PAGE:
One on One is a weekly feature offering excerpts of interviews conducted by The Evening Sun with business leaders. Catherine Borden Killian is the regional administrator for the U.S. Small Business Administration for the Mid-Atlantic Region and oversees all SBA programs and policies in Pennsylvania, Delaware, Maryland, Virginia, West Virginia and Washington.
Q.As the recession is ending, what issues are critical to small businesses, particularly in the Mid Atlantic region?
A.There are always issues that are critical to a small business and one of our regional priorities is to increase our loan volume. We want to increase the number of banks who participate with us and get more activity out there. A lot of that is outreach, sometimes people don't know we are an option. Sometimes banks don't realize that there are distinctive ad vantages to working with SBA in terms of being able to offer your customers longer term loans. We are not a low interest rate agency, but we can offer terms much longer than a normal bank standard would offer. We can offer terms of 7 years for working capital and up to 15 or 20 on real estate, which is unusual in the commercial lending environment.
Q. What is SBA's mission?
A. Basically, the agency's mission is to help people start small businesses grow, and survive if they are having problems. And, in addition, in this day and age we want to help them not only grow but to grow globally. That is the challenge .
Q. Critics have suggested that SBA has moved away from its mission. Is that true?
A. Not as much move away as maybe segment ourselves too much into divisional or constituency-oriented things. What we need to do is refocus all the employees.
Q. What's the advantage of offering these longer term loans?
A. When someone is starting out, a short term repayment is very hard. If you can stretch out those payments over time, it gives the business the ability to get the financing.
Q. You mentioned your loan volume. What is the loan volume?
A. In this area, actually, we are doing very well. It's more than 100 loans this year so far and I think it was up about $28 million, that was just Maryland, not counting Montgomery and Prince Georges County because they belong to the Washington district, which again is doing pretty well. The last time I looked at their figures it was up around $20 million as well, that includes the whole district as well as Northern Virginia and Southern Maryland. Our region is not as high in loan volume as most others. This region is very high in federal procurement zTC assistance as well as our minority small business programs. We have the largest portfolio of 8A companies in the nation.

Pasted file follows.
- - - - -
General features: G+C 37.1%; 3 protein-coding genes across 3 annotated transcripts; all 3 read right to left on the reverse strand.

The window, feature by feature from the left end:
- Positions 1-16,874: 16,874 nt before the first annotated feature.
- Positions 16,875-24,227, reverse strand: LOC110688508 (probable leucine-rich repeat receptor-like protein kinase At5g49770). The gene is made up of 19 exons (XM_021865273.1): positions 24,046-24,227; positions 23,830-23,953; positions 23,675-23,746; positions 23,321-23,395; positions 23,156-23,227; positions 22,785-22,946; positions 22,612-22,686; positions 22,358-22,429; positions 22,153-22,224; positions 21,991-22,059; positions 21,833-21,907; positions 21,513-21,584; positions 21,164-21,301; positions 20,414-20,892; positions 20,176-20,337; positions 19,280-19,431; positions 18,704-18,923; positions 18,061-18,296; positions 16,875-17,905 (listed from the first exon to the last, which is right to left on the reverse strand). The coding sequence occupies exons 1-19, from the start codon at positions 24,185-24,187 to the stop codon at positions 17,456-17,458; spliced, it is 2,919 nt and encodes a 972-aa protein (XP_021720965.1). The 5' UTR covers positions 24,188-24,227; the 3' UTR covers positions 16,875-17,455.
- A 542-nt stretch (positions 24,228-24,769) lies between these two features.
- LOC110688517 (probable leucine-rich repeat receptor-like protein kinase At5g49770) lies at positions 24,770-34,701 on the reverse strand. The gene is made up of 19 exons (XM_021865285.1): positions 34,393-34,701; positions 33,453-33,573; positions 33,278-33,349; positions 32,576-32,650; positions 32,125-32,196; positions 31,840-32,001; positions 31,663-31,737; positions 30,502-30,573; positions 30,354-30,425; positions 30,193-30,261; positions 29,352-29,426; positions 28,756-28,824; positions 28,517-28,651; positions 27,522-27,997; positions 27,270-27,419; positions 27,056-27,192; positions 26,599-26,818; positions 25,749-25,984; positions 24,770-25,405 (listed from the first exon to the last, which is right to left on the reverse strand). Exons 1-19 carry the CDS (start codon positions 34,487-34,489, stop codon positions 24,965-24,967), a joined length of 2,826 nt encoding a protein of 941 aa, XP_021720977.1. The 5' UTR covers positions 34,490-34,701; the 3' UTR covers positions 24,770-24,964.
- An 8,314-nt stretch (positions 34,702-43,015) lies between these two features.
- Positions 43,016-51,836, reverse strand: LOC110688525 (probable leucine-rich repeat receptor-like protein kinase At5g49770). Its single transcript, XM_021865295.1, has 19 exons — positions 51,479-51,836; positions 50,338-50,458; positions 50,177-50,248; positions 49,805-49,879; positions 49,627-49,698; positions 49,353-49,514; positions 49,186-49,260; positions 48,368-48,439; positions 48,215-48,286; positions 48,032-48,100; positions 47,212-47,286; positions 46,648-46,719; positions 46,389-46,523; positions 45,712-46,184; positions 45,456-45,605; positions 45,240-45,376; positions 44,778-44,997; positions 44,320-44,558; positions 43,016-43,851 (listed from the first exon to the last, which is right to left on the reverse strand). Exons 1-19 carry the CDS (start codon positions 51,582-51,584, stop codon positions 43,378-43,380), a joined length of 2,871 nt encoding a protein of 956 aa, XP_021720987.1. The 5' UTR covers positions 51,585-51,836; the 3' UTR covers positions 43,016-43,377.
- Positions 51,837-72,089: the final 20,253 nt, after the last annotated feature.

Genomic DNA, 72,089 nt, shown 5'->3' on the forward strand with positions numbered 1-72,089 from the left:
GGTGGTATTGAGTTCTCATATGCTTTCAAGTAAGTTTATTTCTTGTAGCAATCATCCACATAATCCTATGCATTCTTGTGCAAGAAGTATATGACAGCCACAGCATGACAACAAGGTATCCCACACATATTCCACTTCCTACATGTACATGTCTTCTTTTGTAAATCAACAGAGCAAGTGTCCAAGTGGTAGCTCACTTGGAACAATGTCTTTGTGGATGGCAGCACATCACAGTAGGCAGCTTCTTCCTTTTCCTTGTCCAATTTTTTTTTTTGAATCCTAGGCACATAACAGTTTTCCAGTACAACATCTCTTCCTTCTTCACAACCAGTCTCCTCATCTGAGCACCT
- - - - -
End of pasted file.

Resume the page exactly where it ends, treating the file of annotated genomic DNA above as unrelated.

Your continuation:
Q. What does that total?
A. It's about 750 in this region.
Q. But you contend that the loan volume is low ?
A. Low considering the population and the small business numbers in this area. A lot of that is just that we haven't convinced the banks that it's good business to work with us. I think it has been a lot of mergers and other things going on within the banking community that has slowed down some of the participation.
Q. Ideally, what do you think the loan volume should be?
A. I don't know the ideal number. We are doing some surveys and things now, but I would think if you wanted to track say, small business population and population, we have, in the five-state region, about 10 percent of the nation's population, but we have only 4 percent of the loan volume. I would like to see it sort of correlate a little better.
Q. Generally, what prevents banks from participating with you.?
A. That's what we really haven't discovered. We are doing a lot of surveys. I know some just don't even know about us. Some of the real small banks frankly think it's just too much paperwork or something like that. I think they're wrong. I hear varied opinions on that. One banker told me, no bank in it's right
mind should make a loan without doing what we require. But other bankers say we have too many paperwork burdens. I think it's more marketing to let people know. And once you do a couple it becomes sort of routine. Our average loan has been in the $100,000 range. There has been a lot of new growth in service industries and they are harder to collaterize and secure. They usually don't need as much money and banks are fairly reluctant because of their internal costs to make loans for less than $50,000. So we are trying to encourage them to make smaller loans. We have a 2 percent fee for our loan program, so we will split that with the bank in order to encourage them and give them a little incentive to make the smaller loans.
Q. So are you working on ways perhaps to streamline some of the paperwork?
A. We've done that. Over the last 10 years we've really worked hard to do a lot of that. I think we could probably go a little further.
Q. What is the default rate?